Article 9, on whether the act of faith is meritorious, has a particular consolation for the theologian. St. Thomas says that not only the assent of faith but also the very decision to consider the things of faith can be meritorious: “doing theology” can be a saving deed!
But in this post I want to focus on St. Thomas’s reply to the third objection. He says this:
Ad tertium dicendum quod ille qui credit habet sufficiens inductivum ad credendum, inducitur enim auctoritate divinae doctrinae miraculis confirmatae, et, quod plus est, interiori instinctu Dei invitantis. Unde non leviter credit. Tamen non habet sufficiens inductivum ad sciendum. Et ideo non tollitur ratio meriti.
In other words, the one who believes does so reasonably, because there are legitimate reasons to believe, including miracles, and he is urged on by the “interior instinct of God inviting.” And yet the one who believes does not have the kind of evidence that would allow him to see the truth for himself.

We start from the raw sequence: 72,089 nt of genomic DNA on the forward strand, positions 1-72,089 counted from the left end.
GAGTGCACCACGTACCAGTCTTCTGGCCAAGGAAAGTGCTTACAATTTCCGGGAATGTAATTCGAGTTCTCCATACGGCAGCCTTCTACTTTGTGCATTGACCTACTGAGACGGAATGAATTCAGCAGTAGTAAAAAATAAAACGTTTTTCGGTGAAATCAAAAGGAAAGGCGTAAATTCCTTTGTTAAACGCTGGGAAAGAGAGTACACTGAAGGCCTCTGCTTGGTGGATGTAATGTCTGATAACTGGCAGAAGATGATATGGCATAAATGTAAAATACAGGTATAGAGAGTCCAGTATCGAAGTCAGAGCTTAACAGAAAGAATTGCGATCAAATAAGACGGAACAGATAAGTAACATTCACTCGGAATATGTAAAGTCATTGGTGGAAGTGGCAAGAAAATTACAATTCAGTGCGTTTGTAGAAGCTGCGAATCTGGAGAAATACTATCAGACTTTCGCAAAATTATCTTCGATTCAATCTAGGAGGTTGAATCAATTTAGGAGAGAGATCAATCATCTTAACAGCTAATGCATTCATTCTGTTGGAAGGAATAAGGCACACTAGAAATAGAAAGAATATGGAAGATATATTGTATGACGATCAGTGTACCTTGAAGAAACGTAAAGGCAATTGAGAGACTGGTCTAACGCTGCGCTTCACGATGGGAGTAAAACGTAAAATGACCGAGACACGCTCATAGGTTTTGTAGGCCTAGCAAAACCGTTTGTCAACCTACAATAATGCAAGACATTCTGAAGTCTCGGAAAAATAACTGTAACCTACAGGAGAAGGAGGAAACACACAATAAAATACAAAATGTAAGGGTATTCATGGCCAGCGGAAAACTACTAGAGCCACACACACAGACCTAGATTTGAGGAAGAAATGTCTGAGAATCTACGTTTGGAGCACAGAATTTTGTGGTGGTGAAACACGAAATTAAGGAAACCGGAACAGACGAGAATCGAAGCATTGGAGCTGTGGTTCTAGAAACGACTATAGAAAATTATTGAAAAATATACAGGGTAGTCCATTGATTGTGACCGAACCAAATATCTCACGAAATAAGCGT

There are two sides to note here. On the one hand, faith brings reason along to the conclusion that is most reasonable, and this is so true that failure to believe is blameworthy. The evidence in favor of faith is so probable that it becomes in fact unreasonable not to believe. To put it another way, faith perfects reason by carrying it further in its own direction than it was capable of going by itself.
On the other hand, the evidence in favor of faith is never more than probable, and so the act of faith is one that closes the gap between mere probability and certitude: what I can see for myself gets me to probability, and then a graced decision of my will leads me to hold these things with absolute certainty. It can be frustrating that faith is never a “light” in the sense of offering deductive vision. But precisely because it requires this decision, the act of faith is something beautiful and good—something meritorious, something of eternal worth.